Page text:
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Location: Toronto, Ontario, Canada

Writer/Curator/Founder of The Autism Acceptance Project. Contributing Author to Between Interruptions: Thirty Women Tell the Truth About Motherhood, and Concepts of Normality by Wendy Lawson, and soon to be published Gravity Pulls You In. Writing my own book. Lecturer on autism and the media and parenting. Current graduate student Critical Disability Studies and most importantly, mother of Adam -- a new and emerging writer.

“There is no hope unmingled with fear, and no fear unmingled with hope.” -- Baruch Spinoza

Wednesday, October 31, 2007


Eye Contact

An interesting look into "eye contact" by Christschool:


Anonymous -Brian- said...

When a parent, sibling, guardian, teacher, or other professional tries to force an autistic person (diagnosed or otherwise) to make eye contact, that person is just a guilty of torture as those at the JRC.

Often, personally, I have been told, very bluntly, "Look at me when I talk to you!", even to the point of grabbing my head and turning my face towards that person. Once the eye contact is made, I am totally bewildered as to what the person is talking about, as all I can do is see the outline of that person's eyes, and that picture before me cuts off all verbal communication (as they show in the video, very well).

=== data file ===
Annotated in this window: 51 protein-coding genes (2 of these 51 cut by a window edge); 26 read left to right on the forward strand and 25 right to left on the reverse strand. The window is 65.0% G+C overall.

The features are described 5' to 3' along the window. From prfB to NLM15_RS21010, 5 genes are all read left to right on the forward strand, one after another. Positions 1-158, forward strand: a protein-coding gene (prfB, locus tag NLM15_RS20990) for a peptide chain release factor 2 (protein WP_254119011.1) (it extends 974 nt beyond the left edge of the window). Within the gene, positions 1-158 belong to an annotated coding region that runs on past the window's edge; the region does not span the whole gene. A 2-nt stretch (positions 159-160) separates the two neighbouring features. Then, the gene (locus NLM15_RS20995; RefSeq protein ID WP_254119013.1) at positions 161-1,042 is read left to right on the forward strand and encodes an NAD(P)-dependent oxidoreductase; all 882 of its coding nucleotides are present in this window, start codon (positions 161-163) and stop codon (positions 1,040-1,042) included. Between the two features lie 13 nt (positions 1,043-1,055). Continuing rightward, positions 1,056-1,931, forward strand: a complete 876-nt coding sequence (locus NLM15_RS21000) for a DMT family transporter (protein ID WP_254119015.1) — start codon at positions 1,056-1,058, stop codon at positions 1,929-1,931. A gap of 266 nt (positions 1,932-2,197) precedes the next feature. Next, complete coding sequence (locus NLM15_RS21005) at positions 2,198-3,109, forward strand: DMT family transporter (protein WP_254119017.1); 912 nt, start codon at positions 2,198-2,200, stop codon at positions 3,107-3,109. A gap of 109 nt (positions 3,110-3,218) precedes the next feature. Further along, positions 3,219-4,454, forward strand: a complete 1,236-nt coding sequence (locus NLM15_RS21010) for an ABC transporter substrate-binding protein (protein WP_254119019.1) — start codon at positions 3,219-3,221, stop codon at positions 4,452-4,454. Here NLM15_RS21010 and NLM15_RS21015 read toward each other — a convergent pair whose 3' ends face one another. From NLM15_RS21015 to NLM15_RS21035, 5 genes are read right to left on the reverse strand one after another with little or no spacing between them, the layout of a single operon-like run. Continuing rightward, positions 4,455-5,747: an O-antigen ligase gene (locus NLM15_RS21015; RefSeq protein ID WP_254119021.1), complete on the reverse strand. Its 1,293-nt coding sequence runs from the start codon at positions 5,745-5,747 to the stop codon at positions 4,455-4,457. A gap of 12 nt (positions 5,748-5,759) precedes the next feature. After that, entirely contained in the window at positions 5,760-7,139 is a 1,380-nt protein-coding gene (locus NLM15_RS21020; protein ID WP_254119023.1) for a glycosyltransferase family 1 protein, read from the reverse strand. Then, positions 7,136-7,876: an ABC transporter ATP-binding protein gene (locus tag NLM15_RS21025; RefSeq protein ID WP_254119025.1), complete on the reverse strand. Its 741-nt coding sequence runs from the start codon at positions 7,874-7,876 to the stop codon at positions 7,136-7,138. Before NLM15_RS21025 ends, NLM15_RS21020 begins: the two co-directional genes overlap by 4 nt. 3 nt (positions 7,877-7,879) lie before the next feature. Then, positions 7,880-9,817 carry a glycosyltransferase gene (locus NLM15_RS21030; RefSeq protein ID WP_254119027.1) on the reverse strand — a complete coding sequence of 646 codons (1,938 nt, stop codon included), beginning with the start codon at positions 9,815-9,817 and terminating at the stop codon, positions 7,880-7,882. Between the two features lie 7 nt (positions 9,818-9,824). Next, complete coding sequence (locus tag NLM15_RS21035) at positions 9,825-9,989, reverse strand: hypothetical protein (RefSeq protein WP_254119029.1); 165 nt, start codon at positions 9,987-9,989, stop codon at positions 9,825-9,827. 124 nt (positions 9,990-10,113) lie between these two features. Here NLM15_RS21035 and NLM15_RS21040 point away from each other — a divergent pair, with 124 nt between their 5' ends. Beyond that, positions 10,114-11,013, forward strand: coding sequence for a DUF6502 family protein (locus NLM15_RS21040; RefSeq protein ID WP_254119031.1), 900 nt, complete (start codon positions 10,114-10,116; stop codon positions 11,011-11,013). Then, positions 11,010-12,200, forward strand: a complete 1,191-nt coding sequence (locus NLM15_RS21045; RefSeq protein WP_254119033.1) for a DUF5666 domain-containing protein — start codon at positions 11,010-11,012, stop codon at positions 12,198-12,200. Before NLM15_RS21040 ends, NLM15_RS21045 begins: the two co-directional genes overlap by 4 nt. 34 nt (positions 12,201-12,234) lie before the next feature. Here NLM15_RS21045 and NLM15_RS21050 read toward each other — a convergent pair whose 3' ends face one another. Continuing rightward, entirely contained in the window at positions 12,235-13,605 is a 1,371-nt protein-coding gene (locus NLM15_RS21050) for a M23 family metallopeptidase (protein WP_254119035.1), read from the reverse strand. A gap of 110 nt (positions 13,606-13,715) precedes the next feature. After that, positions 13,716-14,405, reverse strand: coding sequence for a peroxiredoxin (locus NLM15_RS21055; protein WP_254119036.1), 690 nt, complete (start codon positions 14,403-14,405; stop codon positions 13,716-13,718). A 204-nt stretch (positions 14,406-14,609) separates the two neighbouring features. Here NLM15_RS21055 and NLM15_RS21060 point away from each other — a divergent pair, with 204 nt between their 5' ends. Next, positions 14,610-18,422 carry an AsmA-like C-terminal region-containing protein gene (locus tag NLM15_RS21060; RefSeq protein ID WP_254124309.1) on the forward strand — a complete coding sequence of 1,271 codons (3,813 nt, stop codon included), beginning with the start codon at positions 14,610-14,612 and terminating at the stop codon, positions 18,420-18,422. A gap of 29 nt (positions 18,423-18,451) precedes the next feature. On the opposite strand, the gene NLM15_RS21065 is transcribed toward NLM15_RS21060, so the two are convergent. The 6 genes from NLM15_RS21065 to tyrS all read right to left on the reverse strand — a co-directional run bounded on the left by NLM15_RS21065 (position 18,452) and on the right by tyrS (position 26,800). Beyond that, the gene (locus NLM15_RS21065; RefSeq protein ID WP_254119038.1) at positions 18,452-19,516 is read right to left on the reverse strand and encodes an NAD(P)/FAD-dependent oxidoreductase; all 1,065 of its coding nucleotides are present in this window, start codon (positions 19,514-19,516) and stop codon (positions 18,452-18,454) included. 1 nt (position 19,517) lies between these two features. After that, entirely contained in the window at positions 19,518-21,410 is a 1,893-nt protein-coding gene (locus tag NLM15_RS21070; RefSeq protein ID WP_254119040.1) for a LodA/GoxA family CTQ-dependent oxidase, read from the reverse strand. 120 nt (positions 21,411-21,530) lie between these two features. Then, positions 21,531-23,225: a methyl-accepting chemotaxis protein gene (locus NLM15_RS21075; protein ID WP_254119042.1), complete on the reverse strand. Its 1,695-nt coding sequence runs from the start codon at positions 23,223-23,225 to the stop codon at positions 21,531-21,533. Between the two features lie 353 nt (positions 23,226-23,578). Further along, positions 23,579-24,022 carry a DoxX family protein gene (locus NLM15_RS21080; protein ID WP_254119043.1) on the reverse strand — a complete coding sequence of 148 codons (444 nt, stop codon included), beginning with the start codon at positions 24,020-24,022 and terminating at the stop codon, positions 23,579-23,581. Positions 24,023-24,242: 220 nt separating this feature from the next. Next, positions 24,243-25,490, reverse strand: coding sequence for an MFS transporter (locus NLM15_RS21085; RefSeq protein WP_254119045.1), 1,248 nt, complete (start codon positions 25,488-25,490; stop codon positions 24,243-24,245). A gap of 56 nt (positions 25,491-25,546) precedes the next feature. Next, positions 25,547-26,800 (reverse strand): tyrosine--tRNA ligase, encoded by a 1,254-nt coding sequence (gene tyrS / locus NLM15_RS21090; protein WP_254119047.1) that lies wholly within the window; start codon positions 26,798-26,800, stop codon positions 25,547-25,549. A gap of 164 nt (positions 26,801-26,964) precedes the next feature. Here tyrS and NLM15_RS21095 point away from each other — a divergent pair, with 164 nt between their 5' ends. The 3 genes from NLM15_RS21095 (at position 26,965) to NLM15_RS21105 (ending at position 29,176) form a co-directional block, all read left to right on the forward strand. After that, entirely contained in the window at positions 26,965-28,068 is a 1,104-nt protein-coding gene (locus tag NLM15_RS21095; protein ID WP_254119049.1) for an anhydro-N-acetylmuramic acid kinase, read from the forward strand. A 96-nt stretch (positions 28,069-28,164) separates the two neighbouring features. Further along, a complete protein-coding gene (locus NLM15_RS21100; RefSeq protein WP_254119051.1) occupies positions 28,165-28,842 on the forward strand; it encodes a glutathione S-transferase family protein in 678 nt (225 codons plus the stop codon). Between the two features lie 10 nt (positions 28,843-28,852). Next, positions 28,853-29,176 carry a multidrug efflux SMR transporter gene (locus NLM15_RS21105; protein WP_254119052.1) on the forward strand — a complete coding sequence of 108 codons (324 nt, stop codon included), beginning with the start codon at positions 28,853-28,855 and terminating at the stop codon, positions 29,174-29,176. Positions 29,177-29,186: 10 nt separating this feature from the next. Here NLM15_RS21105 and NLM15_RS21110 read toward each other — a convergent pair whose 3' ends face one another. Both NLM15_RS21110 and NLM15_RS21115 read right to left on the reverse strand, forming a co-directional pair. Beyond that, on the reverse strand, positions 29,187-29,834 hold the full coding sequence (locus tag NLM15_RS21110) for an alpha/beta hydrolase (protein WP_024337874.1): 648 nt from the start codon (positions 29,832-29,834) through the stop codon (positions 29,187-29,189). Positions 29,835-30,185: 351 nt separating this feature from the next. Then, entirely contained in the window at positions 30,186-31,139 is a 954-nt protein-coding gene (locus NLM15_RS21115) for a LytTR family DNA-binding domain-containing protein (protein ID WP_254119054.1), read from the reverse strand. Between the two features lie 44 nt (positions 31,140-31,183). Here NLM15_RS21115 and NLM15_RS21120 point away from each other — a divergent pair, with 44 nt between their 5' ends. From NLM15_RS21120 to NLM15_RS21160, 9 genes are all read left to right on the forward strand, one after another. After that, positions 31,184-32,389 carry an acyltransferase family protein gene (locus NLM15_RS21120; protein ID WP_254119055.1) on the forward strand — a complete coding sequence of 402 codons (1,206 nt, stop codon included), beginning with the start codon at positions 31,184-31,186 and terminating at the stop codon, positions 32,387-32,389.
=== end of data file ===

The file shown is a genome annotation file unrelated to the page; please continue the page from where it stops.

I was told repeatedly that eye contact was, in itself, a form of communication. With gestures, eye contact, tone of voice, and other mannerisms mixed in with the verbal message (in any language), it's no wonder we have a terrible time at communicating with each other, and that the messages often get completely garbled as to what the person was stating.

When, if ever, will it get to the point of each person saying what they mean and meaning what they say, without the interference of gestures, tones, and eye contact?

9:37 PM  
Blogger C'est Moi! said...

Very interesting and insightful. I, myself,will go into panic attacks from to much eye contact with a person...especially if it's a stressful conversation.

7:00 PM  

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